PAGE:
Q – So, Martha Stewart is walking along and saw your cakes in the window. What did she do for you?
A – She said they were launching the wedding magazine and the wedding t.v. show and she wanted me to contribute cake designs to help her operation. She wasn’t as big then, ‘cause she didn’t do anything with weddings. I was really delighted and glad to have a chance to work with her. I found her fascinating. She was very, very sweet and helpful for me, and encouraged me to explore ideas. She also took my cakes to the Oprah Winfrey Show. Just the whole association was wonderful creatively and business wise. She gave me a lot of confidence. She definitely encouraged me and I consider her someone who helped a lot. By the time the cakes were in her magazine, every other magazine wanted to have that. So, the ball started rolling and soon, working at midnight was enough. I had to rent space during the day of course; I didn’t have a regular income from the cakes yet. I had to build up the market. So, I moved to different caterers that would allow me a corner in the kitchen. And still, I was not in business until I was able to build my own facility which is now in the So Ho area of New York City. Downtown-----where all the galleries and designers are. A lot of photographers and fashion designers are in this area which is very inspiring. So, it was a combination of building public recognition thru the media and word of mouth. What I found out is, when you do cake for an event, let’s say there’s 100-200 people who get to sample your work; we don’t have a cake museum, but every event acts as an introduction to what I do. All the different vendors who participate from the florist to the photographer to the event planner could act as your agent if they liked what they see. And I guess people saw things in me that propelled them to recommend me. So, I never really advertised. All I wanted to do was have a place to do my work, very much like a rehearsal studio. The events ends up being the stage where you perform with your cakes. And, where I work, the bakery is the rehearsal studio. I work with different images than the regular baker, but, it seems to work.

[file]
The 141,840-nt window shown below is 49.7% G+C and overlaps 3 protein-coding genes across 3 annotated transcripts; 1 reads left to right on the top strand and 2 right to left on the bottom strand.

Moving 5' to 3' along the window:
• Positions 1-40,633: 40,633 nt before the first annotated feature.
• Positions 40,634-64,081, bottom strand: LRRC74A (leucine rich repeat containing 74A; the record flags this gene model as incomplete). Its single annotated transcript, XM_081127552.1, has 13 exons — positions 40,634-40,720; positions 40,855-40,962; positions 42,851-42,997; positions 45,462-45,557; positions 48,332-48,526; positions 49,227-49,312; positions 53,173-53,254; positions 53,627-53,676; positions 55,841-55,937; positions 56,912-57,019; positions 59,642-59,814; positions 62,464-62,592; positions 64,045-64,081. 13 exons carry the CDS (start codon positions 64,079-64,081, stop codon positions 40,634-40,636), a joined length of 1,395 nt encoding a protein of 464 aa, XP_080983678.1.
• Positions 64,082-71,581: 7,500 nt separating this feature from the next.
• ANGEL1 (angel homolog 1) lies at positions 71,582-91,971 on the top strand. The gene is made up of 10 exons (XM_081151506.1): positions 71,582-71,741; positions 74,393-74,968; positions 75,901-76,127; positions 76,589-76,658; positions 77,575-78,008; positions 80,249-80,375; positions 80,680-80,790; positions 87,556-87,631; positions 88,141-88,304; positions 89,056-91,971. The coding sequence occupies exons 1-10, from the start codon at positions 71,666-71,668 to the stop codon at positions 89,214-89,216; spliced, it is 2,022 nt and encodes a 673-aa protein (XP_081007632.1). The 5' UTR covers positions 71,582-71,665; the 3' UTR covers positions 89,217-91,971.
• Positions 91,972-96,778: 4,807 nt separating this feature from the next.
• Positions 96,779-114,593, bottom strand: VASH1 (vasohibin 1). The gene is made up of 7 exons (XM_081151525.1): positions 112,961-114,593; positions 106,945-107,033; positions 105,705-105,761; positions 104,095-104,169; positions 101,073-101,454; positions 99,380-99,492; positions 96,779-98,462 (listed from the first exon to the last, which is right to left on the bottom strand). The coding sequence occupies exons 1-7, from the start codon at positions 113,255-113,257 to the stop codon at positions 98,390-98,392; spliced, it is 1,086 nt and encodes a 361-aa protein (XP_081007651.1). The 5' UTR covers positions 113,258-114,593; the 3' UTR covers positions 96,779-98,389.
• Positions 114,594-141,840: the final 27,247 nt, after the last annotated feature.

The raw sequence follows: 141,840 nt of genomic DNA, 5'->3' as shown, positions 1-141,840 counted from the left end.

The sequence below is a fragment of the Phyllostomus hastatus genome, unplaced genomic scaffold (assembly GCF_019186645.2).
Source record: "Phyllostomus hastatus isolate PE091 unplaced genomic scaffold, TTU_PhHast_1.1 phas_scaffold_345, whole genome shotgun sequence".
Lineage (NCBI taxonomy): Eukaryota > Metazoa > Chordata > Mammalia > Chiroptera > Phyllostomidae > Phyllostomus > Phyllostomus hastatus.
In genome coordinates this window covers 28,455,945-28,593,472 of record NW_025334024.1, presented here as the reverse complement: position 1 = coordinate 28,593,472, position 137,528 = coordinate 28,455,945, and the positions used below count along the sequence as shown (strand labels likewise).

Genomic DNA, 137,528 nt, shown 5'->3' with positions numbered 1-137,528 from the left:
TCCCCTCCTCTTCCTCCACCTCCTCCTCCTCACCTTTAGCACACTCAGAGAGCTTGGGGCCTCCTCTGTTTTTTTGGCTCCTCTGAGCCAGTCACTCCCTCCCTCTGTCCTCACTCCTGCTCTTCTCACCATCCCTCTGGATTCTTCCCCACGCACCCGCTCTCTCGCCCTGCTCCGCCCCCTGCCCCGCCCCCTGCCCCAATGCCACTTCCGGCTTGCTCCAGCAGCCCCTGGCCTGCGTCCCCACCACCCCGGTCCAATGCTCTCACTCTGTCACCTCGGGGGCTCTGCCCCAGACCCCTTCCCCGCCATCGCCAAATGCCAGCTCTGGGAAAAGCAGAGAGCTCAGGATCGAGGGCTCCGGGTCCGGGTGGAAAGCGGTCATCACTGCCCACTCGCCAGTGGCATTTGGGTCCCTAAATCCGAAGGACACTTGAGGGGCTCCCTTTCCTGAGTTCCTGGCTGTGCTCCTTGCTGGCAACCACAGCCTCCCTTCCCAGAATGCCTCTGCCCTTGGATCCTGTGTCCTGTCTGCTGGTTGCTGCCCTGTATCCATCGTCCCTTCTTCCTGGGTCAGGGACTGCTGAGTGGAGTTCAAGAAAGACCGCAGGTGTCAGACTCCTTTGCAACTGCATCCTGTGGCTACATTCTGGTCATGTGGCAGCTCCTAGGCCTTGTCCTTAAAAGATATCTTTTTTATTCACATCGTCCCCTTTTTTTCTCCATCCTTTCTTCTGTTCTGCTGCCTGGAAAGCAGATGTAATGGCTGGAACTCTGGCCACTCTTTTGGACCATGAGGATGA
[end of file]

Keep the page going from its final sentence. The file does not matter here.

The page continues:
Q – When your cakes are featured in the New York Times or In Style , do you see an increase in business?
A – Oh, definitely. But, I need to perform. I need to have attention. So, when a magazine approaches me, I don’t necessarily think about the business. I think great, I’m gonna work with an art director, or a photographer. I’m working with other creative people who are pushing me into another boundary. So, my first impulse is to get something great and new going and sometimes it’s painful because usually when you shoot for a magazine you’re required to come up with something new that nobody has seen before. The magazine then uses it as a trendsetter. So, that’s a great culinary and artistic challenge. But, talking about business is a great way to get your name out there.

Q – Your cakes were featured in a Paramount film-----“In and Out”.
A – This was a great experience that paid really well and (was) a chance to work with Hollywood people. But, the way it works is nobody knew it was my cakes there. It was just fun to be in the movie atmosphere. We actually had to have 12 identical cakes in the wings, in refrigerated trucks, ready to replace the one that is being shot. The experience increased my confidence in my abilities because you work under pressure and very strict deadlines. You just have to do it. There’s no complaining. You’re part of a big machine which is a big production. It was fun to meet some of the stars. It’s a whole different experience.